R.I.P., S. Clay Wilson

A sampling of the works of S. Clay Wilson.

S. Clay Wilson made Robert Crumb look like Charles M. Schultz.

Captain Pissgums and his Pervert Pirates. The Checkered Demon and Star-Eyed Stella. Ruby the Dyke. Dude didn’t push the envelope, he lit it up and pissed it out.

I was a fiend for underground cartoons in their heyday, and still am, now that I think of it. My personal fave is Gilbert Shelton, probably because he paid at least as much attention to being funny as to being controversial.

There was R. Crumb, of course. And Bobby London, Vaughn Bodē, Spain Rodriguez, Rand Holmes, Dan O’Neill, Dave Sheridan, Skip Williamson, Jay Lynch, Greg Irons, Robert Williams … shit, the list goes on and on and on. Many were outrageous, and quite a few were funny, too.

But Wilson was out there, all by himself.  Even Crumb knew it, and he could punch the squares’ buttons as well as anyone.

Interviewed in the early 1990s for The Comics Journal by the underground-comics aficionado Bob Levin, Mr. Wilson called comics “a great visual art form,” adding, “Primarily, I’m trying to show that you can draw anything you want.”

I took a page from Wilson’s book once, drawing a vile caricature of myself doing something unspeakable and faxing it to a publisher who had wronged me, as publishers are wont to do. I don’t recall whether the act achieved my purpose, but at that particular moment I felt that I could draw anything I wanted.

S. Clay Wilson died Sunday in San Francisco. He was 79.


6 Responses to “R.I.P., S. Clay Wilson”

  1. psobrien Says:

    I like the old school masthead! Chapeau! Not familiar with Wilson’s work.

    • Patrick O'Grady Says:

      Wilson was about as far out of the mainstream as you could get, then or now. He was a very naughty boy. But he buried some memorable lines in all that sex and violence.

      Punching someone out was “churning a chump to mush with the old five of clubs.” Or, “The bigger they come, the harder they fall. But you really gotta hit ’em.” Or, “Allow me to introduce your thick skull to the unsympathetic charms of this belaying pin.” A harlot asks the Checkered Demon if she can join him for a drink and he replies, “Is it dangerous to walk through the jungle wearing a pork-chop jacket?” That sort of thing.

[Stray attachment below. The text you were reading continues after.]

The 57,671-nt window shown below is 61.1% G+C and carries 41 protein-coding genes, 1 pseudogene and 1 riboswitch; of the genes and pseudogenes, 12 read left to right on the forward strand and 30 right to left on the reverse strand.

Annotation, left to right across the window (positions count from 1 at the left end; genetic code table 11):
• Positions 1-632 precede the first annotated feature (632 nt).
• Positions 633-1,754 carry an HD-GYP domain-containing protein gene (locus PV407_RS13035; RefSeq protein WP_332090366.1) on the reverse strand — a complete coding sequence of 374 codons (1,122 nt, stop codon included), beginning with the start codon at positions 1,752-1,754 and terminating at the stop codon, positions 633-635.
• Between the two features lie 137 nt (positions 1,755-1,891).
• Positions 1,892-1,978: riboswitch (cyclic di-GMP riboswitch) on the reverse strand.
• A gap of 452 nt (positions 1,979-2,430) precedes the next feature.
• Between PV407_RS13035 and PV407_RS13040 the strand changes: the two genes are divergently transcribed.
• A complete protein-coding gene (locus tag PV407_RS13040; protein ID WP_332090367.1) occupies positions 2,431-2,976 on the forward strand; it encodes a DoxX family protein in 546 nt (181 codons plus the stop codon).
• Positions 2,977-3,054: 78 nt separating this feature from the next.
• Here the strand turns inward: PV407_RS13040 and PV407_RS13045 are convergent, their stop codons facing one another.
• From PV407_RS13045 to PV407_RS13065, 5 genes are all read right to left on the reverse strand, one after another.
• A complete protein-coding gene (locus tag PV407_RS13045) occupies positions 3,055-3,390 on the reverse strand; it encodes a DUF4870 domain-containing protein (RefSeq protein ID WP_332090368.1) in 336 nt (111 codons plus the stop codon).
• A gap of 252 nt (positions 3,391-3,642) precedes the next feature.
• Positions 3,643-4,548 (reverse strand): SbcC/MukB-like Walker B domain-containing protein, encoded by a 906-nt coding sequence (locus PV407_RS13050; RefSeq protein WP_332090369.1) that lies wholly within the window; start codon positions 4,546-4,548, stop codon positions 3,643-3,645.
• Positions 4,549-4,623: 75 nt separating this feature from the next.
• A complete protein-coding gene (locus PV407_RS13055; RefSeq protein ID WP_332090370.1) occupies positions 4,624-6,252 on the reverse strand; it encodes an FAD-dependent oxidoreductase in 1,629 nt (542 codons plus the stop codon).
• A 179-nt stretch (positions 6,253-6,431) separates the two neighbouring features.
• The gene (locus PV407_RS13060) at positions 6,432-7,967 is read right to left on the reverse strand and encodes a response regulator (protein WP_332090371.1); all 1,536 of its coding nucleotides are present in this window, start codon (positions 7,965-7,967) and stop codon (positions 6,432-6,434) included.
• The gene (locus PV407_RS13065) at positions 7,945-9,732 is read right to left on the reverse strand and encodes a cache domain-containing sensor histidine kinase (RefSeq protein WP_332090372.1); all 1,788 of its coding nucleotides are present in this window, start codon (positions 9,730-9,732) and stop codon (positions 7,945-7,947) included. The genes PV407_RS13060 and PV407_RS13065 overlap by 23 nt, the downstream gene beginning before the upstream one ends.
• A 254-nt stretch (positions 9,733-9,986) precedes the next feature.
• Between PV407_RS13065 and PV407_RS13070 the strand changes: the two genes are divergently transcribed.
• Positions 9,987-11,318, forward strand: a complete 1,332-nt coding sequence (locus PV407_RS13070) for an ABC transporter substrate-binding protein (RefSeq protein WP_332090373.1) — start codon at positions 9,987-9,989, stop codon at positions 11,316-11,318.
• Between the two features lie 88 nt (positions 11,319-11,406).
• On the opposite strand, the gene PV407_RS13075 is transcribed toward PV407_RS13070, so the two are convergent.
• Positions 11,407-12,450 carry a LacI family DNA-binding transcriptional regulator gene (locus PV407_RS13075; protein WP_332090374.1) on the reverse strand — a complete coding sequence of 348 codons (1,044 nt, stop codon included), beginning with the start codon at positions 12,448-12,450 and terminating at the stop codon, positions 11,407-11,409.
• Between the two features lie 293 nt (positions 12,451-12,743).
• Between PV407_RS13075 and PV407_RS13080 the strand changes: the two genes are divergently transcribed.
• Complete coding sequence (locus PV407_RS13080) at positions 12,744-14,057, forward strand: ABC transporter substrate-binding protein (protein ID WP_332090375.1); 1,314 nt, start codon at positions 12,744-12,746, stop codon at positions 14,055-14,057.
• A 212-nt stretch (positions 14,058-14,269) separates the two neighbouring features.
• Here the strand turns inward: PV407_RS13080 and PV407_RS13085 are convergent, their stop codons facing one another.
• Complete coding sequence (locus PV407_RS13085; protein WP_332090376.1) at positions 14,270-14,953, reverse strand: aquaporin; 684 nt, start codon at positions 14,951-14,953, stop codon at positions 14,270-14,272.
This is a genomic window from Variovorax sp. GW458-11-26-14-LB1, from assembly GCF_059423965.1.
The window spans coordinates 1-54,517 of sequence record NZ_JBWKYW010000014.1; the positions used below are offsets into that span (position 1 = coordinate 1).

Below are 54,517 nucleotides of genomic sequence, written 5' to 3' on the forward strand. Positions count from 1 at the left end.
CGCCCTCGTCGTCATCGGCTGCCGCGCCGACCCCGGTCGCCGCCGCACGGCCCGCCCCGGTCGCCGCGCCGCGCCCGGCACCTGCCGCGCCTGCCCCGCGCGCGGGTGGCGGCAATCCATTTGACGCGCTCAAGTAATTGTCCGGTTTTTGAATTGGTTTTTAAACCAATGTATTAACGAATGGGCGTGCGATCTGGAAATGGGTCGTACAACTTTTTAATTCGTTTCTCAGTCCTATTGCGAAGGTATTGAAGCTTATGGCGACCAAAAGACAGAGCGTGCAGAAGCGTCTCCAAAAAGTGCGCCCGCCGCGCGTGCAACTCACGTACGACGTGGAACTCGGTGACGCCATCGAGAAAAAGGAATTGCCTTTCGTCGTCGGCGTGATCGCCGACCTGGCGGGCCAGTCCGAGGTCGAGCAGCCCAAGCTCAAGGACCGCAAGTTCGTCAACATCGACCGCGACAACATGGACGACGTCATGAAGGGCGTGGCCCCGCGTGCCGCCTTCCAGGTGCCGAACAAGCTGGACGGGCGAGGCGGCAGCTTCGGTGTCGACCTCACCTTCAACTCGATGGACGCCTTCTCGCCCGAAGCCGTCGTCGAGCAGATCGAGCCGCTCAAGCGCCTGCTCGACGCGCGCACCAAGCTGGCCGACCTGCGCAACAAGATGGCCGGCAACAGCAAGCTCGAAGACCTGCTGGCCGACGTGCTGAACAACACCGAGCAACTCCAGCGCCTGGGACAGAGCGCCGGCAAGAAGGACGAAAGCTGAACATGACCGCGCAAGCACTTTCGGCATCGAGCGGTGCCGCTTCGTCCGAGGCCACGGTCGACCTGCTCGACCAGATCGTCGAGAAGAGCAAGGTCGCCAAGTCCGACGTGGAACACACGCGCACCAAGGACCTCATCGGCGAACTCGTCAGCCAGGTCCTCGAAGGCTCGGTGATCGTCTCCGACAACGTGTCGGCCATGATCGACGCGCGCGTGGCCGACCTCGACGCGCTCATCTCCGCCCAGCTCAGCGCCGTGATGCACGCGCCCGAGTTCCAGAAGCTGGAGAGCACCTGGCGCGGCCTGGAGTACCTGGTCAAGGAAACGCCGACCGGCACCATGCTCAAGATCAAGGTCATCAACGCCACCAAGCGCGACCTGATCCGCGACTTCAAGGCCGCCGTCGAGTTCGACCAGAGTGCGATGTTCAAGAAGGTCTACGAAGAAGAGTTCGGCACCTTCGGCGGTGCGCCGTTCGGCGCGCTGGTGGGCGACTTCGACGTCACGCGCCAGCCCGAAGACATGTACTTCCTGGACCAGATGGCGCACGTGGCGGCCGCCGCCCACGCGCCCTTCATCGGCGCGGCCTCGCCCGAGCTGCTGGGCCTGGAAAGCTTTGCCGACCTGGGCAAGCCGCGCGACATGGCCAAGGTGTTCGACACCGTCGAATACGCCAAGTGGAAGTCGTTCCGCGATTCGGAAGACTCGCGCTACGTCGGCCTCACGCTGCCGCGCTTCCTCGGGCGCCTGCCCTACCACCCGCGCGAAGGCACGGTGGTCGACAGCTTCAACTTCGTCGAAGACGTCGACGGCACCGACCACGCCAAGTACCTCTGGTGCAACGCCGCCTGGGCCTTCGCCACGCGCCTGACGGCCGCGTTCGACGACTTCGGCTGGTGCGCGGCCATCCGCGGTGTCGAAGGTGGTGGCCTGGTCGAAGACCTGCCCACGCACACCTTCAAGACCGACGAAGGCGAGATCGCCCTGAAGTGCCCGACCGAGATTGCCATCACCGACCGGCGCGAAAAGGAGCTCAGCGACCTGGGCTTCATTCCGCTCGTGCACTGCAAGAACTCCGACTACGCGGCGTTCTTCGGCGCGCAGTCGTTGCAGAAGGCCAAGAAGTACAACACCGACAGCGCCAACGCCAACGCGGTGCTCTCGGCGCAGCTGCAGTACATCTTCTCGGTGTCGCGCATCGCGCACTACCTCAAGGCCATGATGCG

2. Mark Rerek Says:

    The hits keep coming. Don’t know if I should be proud or embarrassed at owning all of the pictured comics. S. Clay Wilson was my favorite by a wide margin. Fantasy and Science Fiction on a really weird trip. “Omar, pepper that auto”. “Hey there uglier than me give me a blistering ice cold bottle of your finest kraut beer. Now!” And many more of the raunchier persuasion. Thanks for letting us know. That sort of news doesn’t reach the current squaresville I’ve come to inhabit.

    • Patrick O'Grady Says:

      Haw. I was just looking though that issue of “The Checkered Demon.” Lord, he was bent.

      As I mentioned, I was more into Shelton’s “Freak Brothers,” but you had to appreciate Wilson’s willingness to set anything down on paper. Dude was absolutely fearless. No wonder he and Burroughs got along.

      You ever read any “Harold Hedd,” by Rand Holmes? Sort of a Canadian “Freak Brothers,” with a cat and everything. Good shit. He’s long gone; Hodgkins lymphoma did for him in 2002.

  3. jaf48 Says:

    Bite my crank Matey

  4. khal spencer Says:

    I was more familiar with the Freak Bros, R. Crumb, and Mad. Was exposed to S. Clay but didn’t follow too much. Probably offended my tender sensitivities.

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